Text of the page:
Saudi Arabia clamps down on blogs, news sites
Websites and blogs to be registered with Ministry in Kingdom
Saudi Arabia, the Gulf's most conservative state, plans to introduce a raft of new rules to clamp down on news websites and blogs operating in the kingdom.
Online newspapers will need to have editors-in-chief that have formally been approved by the Ministry of Information and Culture (MOCI).
The rules, which will be introduced in a month’s time, will also require net newspapers, blogs and forums to be licensed by the ministry.
Applicants for those licences will need to be a Saudi national, older than 20, with high school qualifications and “documents testifying to their good behaviour”.
A full description of the laws has been posted on the ministry’s website, together with the size of the fines that the agency will hand out to transgressors.
Included in the areas that the ministry will regulate are electronic advertisements, personal websites, electronic archives and chat rooms.
Minister of Information and Culture Abdul Aziz Khoja said that the system is “in line with the development moves that the media sector is witnessing”, according to Arab News.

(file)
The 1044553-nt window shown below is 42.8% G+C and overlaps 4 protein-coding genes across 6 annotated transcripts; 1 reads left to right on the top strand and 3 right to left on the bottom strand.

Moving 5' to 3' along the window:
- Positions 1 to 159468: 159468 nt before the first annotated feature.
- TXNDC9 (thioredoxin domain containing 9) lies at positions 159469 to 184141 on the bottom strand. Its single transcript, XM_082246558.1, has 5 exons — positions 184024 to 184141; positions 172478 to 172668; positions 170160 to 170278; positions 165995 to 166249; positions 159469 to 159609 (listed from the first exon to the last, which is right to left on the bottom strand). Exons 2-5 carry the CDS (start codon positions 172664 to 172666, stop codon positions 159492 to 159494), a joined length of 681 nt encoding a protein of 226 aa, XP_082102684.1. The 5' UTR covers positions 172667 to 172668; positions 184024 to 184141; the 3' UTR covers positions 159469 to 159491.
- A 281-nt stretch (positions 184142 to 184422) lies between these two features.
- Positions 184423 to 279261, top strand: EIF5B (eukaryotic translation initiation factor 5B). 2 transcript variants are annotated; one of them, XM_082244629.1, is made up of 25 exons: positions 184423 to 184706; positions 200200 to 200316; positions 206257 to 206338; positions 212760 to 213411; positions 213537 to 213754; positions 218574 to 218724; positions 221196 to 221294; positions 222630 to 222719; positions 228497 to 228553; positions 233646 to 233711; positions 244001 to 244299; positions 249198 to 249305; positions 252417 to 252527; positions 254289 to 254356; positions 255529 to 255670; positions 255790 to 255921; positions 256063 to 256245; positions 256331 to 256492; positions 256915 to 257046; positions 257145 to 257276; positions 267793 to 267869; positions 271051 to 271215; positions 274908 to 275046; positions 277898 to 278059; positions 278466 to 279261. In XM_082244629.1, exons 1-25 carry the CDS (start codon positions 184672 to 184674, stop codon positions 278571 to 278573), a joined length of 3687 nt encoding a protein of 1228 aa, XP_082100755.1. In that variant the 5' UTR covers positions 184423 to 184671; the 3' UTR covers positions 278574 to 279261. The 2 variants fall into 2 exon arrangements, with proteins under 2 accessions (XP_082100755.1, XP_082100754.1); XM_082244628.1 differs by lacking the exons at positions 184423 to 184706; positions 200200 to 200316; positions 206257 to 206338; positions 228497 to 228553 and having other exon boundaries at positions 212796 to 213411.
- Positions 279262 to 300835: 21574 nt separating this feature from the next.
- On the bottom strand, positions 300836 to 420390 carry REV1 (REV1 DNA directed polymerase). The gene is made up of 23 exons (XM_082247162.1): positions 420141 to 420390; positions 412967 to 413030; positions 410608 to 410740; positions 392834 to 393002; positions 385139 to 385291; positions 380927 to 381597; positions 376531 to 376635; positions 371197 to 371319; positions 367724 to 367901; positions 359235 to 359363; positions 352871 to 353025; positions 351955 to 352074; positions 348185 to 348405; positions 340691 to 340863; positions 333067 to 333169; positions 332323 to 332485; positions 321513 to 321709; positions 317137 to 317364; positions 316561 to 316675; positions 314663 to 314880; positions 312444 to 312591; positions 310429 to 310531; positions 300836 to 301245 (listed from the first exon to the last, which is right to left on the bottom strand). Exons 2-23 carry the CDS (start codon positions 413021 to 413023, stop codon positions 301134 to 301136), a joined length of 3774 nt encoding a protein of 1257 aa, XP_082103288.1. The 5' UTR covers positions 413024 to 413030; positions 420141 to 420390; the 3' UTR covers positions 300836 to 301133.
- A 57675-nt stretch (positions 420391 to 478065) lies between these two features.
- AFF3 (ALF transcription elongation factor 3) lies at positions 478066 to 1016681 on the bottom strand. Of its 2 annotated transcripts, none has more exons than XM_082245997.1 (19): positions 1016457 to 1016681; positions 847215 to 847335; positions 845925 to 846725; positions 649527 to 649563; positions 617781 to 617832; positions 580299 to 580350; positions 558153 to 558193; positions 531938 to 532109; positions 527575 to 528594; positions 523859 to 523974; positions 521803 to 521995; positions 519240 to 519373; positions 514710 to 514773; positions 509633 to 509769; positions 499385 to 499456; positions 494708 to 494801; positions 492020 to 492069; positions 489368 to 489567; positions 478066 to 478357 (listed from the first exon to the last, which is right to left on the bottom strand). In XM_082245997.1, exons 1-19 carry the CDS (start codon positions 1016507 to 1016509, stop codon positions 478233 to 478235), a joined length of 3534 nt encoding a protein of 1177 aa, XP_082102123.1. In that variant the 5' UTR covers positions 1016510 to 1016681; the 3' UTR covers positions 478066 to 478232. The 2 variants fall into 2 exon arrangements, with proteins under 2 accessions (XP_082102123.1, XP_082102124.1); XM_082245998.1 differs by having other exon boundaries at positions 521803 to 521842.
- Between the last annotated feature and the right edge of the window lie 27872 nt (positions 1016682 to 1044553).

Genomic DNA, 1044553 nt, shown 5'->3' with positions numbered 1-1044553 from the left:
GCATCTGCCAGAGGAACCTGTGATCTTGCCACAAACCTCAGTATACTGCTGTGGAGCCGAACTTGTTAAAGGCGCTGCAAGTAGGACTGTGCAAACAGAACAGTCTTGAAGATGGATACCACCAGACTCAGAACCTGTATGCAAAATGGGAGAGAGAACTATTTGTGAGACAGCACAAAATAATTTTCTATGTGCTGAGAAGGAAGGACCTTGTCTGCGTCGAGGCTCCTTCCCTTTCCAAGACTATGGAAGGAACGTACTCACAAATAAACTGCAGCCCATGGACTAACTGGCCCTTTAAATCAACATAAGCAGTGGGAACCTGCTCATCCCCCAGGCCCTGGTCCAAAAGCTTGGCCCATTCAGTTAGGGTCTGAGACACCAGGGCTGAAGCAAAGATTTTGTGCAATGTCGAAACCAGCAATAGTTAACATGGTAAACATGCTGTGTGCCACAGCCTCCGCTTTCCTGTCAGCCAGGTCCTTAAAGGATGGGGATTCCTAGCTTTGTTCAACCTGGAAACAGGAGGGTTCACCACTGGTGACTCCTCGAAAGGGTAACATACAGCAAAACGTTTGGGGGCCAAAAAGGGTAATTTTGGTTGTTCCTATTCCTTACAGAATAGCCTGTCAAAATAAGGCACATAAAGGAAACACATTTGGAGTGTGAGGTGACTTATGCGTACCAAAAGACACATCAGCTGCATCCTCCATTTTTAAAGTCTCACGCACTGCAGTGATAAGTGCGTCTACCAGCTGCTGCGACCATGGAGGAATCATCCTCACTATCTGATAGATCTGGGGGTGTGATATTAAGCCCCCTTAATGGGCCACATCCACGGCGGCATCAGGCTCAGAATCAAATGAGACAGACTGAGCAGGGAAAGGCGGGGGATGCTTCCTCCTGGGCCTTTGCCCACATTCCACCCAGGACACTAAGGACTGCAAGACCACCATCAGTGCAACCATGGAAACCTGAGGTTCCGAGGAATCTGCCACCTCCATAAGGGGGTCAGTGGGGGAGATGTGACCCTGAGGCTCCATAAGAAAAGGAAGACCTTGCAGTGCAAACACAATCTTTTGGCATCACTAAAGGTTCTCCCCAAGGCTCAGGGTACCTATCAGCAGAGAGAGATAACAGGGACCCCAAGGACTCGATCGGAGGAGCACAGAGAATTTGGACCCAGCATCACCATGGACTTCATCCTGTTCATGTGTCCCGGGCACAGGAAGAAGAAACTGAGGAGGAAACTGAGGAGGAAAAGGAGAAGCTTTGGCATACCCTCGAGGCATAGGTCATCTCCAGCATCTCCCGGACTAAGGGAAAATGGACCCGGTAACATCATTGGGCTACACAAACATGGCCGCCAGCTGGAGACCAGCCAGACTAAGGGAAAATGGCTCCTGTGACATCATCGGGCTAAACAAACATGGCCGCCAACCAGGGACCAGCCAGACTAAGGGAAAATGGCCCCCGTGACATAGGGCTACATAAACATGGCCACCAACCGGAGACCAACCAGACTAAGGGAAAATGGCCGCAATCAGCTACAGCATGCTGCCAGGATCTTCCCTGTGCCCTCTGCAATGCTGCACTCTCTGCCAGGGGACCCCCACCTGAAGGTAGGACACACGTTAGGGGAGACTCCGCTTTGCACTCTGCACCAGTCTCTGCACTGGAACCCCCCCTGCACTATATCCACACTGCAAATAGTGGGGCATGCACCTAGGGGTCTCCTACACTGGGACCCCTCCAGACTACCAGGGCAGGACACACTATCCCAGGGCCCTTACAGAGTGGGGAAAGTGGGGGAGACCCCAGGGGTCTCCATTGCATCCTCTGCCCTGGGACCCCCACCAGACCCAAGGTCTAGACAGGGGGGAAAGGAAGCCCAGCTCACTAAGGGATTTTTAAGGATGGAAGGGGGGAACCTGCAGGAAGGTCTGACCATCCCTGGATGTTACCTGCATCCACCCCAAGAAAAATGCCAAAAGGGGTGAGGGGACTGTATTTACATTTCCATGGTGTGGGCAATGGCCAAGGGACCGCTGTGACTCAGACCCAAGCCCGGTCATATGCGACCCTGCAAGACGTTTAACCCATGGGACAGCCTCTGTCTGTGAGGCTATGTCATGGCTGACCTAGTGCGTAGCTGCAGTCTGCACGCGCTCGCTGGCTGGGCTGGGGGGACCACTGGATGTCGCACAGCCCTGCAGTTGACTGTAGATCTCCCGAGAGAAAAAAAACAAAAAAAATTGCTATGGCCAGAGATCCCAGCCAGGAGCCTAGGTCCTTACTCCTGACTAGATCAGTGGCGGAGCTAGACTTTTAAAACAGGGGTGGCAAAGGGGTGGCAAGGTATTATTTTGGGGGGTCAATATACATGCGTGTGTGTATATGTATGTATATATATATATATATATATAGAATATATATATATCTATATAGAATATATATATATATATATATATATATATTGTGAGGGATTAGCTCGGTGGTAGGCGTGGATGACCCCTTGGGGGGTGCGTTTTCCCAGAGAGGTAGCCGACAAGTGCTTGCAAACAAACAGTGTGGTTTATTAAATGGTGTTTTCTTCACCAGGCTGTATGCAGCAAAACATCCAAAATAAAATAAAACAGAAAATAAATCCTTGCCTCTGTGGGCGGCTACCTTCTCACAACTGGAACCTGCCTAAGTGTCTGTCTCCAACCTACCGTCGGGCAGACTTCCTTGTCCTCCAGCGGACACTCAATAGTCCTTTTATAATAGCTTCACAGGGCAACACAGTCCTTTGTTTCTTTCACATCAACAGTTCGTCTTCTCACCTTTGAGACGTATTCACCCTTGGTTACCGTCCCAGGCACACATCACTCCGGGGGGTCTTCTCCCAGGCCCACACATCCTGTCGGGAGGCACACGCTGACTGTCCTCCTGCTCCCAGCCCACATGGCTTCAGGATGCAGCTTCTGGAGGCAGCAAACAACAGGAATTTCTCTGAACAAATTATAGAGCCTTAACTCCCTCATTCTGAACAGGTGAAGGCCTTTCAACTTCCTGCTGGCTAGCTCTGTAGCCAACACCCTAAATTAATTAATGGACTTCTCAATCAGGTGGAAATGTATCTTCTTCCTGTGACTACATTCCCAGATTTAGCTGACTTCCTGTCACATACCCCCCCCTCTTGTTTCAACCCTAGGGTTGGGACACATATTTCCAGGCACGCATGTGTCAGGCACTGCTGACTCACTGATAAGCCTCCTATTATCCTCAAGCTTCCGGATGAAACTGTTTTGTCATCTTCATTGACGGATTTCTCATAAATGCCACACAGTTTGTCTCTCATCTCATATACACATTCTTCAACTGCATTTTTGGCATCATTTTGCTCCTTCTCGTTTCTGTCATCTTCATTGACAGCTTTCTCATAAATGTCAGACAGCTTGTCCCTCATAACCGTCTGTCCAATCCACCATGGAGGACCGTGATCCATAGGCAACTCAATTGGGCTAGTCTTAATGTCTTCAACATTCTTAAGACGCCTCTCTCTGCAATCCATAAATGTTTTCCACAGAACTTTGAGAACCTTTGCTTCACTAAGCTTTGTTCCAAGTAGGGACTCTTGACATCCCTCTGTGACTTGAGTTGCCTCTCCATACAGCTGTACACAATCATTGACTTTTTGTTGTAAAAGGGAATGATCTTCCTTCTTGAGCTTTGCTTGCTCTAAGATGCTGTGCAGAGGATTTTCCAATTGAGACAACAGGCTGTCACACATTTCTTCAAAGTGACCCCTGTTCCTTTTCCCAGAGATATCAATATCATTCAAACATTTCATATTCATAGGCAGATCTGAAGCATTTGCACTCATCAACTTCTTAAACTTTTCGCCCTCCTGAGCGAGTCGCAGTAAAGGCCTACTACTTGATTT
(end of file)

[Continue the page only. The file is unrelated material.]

He also said that the rules do not restrict freedom of speech, and that the ministry is eager to ensure that there is transparency.
However, a prominent blogger on the issue, Ahmed Al Omran, has expressed concern about the implication of the new laws.
“Another worrying piece in the law says those who get permission must provide the ministry with the information of their hosting company,” Al Omran wrote on the Mideastposts site.
“We can conclude from this that MOCI won’t simply block your website for readers inside the country, but they can also deny access to your website from anywhere by forcing the hosting company to take your site offline altogether. Scary.”